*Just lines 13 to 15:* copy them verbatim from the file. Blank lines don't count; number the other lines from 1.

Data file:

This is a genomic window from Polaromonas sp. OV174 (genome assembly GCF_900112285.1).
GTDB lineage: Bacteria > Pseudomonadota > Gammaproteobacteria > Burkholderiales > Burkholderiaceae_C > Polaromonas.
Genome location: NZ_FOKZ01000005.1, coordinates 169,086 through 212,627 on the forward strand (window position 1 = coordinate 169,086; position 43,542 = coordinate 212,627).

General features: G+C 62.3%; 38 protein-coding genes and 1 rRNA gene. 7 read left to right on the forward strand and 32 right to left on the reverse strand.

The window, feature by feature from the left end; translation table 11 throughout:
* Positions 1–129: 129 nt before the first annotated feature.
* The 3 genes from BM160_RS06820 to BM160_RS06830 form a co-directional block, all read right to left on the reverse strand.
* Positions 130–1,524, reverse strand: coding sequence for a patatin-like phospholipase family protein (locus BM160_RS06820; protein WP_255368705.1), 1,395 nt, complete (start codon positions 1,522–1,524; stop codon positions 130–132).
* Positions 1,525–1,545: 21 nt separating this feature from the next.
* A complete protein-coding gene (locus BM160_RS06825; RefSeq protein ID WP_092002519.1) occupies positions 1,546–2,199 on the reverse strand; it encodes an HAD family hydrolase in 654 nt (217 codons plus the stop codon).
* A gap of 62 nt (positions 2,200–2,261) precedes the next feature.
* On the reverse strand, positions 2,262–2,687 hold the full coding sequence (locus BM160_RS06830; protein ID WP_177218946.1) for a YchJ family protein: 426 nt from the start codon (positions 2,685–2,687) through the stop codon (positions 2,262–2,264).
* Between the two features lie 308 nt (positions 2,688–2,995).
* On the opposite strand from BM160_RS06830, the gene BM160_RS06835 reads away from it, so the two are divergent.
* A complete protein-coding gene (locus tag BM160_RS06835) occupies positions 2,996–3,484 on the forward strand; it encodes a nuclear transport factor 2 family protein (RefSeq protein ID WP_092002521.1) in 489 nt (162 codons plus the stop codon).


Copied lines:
* Between the two features lie 308 nt (positions 2,688–2,995).
* On the opposite strand from BM160_RS06830, the gene BM160_RS06835 reads away from it, so the two are divergent.
* A complete protein-coding gene (locus tag BM160_RS06835) occupies positions 2,996–3,484 on the forward strand; it encodes a nuclear transport factor 2 family protein (RefSeq protein ID WP_092002521.1) in 489 nt (162 codons plus the stop codon).